The Queen of Scots’ arrival in the north presented Elizabeth with an impossible dilemma. She would not furnish Mary with the troops she wanted because Mary had long claimed Elizabeth’s crown and might be persuaded to use them against her. She could not receive Mary at court because Mary’s reputation was indelibly stained with suspicions of adultery and murder that would reflect badly on the maiden Elizabeth. She could not allow Mary to remain at large for fear that she would become a focus for Catholic opposition to Elizabeth’s rule. In the end, Elizabeth had no choice but to keep Mary under house arrest in the north, far from the court.

  For all Margaret’s denunciations of Mary, Elizabeth did not trust her. From the time Mary came into England, she had Margaret’s movements watched carefully. Margaret was a Catholic and might yet rally to the Catholic Queen of Scots. From July 1568 to January 1569, Mary was held at Bolton Castle, not far from the Lennox lands in the North Riding of Yorkshire. But Margaret had no intention of helping Mary; on the contrary, she conti
nued to revile her. In a letter probably written in August 1568, Mary complained to Elizabeth that “the Countess of Lennox, her mother-in-law,” had written to “assure her she will be securely kept from ever returning to Scotland.” Mary felt it deeply unreasonable that she should be barred from Elizabeth’s presence, where Lady Lennox and others could accuse her face-to-face. She protested that Margaret’s accusations against her were false, and she would tell Elizabeth so when they met.92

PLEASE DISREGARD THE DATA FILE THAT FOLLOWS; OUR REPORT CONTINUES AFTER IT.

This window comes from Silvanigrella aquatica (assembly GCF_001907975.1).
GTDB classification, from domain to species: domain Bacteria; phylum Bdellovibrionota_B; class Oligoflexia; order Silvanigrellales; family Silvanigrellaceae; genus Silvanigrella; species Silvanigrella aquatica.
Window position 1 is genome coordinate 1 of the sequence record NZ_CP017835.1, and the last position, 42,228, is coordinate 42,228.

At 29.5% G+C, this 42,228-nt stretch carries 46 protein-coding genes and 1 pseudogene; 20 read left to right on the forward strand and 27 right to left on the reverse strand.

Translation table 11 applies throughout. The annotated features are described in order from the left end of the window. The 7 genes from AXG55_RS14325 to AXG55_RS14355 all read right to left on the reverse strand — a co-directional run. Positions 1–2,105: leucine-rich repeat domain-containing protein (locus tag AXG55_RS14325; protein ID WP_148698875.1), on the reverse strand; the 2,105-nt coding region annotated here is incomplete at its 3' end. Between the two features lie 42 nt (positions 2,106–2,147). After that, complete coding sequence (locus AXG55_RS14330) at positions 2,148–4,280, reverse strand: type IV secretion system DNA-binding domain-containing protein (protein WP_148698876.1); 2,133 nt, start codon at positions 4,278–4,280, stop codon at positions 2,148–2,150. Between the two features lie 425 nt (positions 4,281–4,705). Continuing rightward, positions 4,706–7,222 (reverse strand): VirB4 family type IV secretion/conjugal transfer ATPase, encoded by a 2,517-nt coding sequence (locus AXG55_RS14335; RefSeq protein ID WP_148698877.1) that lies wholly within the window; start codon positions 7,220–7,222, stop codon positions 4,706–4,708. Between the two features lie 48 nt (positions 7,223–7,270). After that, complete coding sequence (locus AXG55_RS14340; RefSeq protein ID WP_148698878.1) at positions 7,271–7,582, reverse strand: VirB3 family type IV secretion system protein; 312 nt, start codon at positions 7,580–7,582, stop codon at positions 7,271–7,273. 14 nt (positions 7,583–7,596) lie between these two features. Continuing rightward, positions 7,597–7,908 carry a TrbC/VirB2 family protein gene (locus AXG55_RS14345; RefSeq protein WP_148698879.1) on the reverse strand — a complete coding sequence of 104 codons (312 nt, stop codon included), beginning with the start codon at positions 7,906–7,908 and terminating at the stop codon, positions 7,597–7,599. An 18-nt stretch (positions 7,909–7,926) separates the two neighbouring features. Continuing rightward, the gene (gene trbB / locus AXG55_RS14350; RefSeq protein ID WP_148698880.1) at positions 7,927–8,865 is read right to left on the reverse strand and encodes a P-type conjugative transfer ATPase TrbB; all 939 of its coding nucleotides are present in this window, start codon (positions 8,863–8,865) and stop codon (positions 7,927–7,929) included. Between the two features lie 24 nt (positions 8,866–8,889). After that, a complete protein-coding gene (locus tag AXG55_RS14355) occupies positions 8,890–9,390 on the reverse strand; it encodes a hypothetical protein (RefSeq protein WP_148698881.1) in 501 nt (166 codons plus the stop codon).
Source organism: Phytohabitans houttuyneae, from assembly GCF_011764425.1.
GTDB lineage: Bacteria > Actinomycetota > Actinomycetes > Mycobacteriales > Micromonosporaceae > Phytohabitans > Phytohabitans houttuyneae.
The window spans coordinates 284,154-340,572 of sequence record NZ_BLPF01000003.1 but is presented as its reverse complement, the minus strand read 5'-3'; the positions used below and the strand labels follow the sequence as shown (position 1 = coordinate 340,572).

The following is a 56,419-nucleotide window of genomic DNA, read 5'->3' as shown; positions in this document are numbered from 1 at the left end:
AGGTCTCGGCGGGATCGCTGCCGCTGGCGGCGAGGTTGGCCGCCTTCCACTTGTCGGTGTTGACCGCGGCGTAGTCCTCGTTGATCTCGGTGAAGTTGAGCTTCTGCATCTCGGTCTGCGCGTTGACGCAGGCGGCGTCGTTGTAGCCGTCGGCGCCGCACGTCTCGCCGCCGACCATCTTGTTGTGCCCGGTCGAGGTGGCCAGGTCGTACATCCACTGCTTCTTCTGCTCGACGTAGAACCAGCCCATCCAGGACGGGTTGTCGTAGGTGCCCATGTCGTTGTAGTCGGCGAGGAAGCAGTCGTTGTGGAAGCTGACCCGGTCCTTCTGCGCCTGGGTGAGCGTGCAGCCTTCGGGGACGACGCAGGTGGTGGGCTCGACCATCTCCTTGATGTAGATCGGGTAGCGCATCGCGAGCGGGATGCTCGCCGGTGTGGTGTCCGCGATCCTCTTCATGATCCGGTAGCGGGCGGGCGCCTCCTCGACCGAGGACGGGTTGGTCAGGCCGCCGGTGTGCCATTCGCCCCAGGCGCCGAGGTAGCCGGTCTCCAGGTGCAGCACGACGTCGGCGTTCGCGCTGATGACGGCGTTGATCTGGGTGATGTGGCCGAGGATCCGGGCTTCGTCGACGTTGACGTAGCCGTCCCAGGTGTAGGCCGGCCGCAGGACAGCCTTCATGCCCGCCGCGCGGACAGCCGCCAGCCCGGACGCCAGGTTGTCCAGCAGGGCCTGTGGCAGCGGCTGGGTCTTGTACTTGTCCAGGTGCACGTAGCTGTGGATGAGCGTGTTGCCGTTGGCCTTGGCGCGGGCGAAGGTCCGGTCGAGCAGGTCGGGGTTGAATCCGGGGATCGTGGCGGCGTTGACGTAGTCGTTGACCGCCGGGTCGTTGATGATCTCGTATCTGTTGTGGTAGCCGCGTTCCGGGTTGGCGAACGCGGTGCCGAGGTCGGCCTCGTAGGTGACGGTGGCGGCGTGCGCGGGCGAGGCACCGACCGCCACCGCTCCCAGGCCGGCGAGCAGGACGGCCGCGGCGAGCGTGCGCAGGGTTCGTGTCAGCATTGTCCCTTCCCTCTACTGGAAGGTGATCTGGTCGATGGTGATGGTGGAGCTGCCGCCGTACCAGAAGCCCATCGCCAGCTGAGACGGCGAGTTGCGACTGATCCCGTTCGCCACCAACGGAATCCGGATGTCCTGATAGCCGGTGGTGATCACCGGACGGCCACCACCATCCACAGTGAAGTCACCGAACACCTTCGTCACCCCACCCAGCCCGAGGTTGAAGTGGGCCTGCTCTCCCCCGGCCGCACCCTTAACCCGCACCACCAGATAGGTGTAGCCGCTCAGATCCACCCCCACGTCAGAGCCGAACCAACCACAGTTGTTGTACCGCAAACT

Mary continued to press Elizabeth to receive her, but Elizabeth insisted that she could not do that until Mary had been declared innocent of Darnley’s murder. At length she determined to have Mary formally tried at York by a special commission, ostensibly to clear her name so that she could come to the English court, but in reality to establish a pretext for keeping her under lock and key.

  Lennox was eager to attend the trial. On August 18 he wrote from Chiswick to Cecil:

  As I understand that by the Queen’s Majesty’s appointment and the estates of Scotland, the murder of the late King my son shall be tried in the beginning of September next: and as my wife and I exhibited a bill of supplication to her Majesty as ye know, requiring justice for that horrible deed, the chief actor thereof being now within her realm: yet being the party whom the matter toucheth nearest, and whose appearance may be thought most necessary, I will no wise determine nor prepare myself for that journey, but as shall stand with her pleasure, which I crave humbly to understand by your mean.93